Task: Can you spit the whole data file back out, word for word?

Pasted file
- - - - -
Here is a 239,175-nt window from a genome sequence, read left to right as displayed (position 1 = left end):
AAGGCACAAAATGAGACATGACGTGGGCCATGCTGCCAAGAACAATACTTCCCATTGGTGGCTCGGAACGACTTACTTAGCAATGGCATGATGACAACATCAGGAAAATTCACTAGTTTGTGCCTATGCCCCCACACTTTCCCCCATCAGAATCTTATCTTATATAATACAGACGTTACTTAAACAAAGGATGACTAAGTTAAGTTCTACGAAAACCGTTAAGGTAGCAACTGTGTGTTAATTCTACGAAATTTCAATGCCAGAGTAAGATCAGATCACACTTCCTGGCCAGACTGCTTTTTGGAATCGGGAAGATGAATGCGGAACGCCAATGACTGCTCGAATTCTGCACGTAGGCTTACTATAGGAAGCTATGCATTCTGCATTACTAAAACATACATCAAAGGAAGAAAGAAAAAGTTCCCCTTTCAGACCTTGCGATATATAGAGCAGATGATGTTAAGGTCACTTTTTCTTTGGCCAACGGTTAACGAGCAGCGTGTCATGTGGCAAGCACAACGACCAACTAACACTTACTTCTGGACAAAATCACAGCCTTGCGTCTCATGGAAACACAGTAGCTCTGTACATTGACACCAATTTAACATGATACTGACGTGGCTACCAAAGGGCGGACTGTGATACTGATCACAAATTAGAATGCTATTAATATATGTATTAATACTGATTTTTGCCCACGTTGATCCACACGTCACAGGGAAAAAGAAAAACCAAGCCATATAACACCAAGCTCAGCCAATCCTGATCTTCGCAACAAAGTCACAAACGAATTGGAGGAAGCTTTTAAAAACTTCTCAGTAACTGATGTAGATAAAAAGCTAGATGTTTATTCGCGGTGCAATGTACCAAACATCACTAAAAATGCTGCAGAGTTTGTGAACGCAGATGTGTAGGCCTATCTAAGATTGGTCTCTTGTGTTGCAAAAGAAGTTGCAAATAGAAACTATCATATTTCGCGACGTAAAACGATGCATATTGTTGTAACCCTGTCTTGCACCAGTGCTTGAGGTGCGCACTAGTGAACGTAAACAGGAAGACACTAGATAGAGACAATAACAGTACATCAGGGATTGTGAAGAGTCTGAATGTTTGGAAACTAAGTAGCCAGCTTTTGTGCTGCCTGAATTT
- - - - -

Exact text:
Here is a 239,175-nt window from a genome sequence, read left to right as displayed (position 1 = left end):
AAGGCACAAAATGAGACATGACGTGGGCCATGCTGCCAAGAACAATACTTCCCATTGGTGGCTCGGAACGACTTACTTAGCAATGGCATGATGACAACATCAGGAAAATTCACTAGTTTGTGCCTATGCCCCCACACTTTCCCCCATCAGAATCTTATCTTATATAATACAGACGTTACTTAAACAAAGGATGACTAAGTTAAGTTCTACGAAAACCGTTAAGGTAGCAACTGTGTGTTAATTCTACGAAATTTCAATGCCAGAGTAAGATCAGATCACACTTCCTGGCCAGACTGCTTTTTGGAATCGGGAAGATGAATGCGGAACGCCAATGACTGCTCGAATTCTGCACGTAGGCTTACTATAGGAAGCTATGCATTCTGCATTACTAAAACATACATCAAAGGAAGAAAGAAAAAGTTCCCCTTTCAGACCTTGCGATATATAGAGCAGATGATGTTAAGGTCACTTTTTCTTTGGCCAACGGTTAACGAGCAGCGTGTCATGTGGCAAGCACAACGACCAACTAACACTTACTTCTGGACAAAATCACAGCCTTGCGTCTCATGGAAACACAGTAGCTCTGTACATTGACACCAATTTAACATGATACTGACGTGGCTACCAAAGGGCGGACTGTGATACTGATCACAAATTAGAATGCTATTAATATATGTATTAATACTGATTTTTGCCCACGTTGATCCACACGTCACAGGGAAAAAGAAAAACCAAGCCATATAACACCAAGCTCAGCCAATCCTGATCTTCGCAACAAAGTCACAAACGAATTGGAGGAAGCTTTTAAAAACTTCTCAGTAACTGATGTAGATAAAAAGCTAGATGTTTATTCGCGGTGCAATGTACCAAACATCACTAAAAATGCTGCAGAGTTTGTGAACGCAGATGTGTAGGCCTATCTAAGATTGGTCTCTTGTGTTGCAAAAGAAGTTGCAAATAGAAACTATCATATTTCGCGACGTAAAACGATGCATATTGTTGTAACCCTGTCTTGCACCAGTGCTTGAGGTGCGCACTAGTGAACGTAAACAGGAAGACACTAGATAGAGACAATAACAGTACATCAGGGATTGTGAAGAGTCTGAATGTTTGGAAACTAAGTAGCCAGCTTTTGTGCTGCCTGAATTT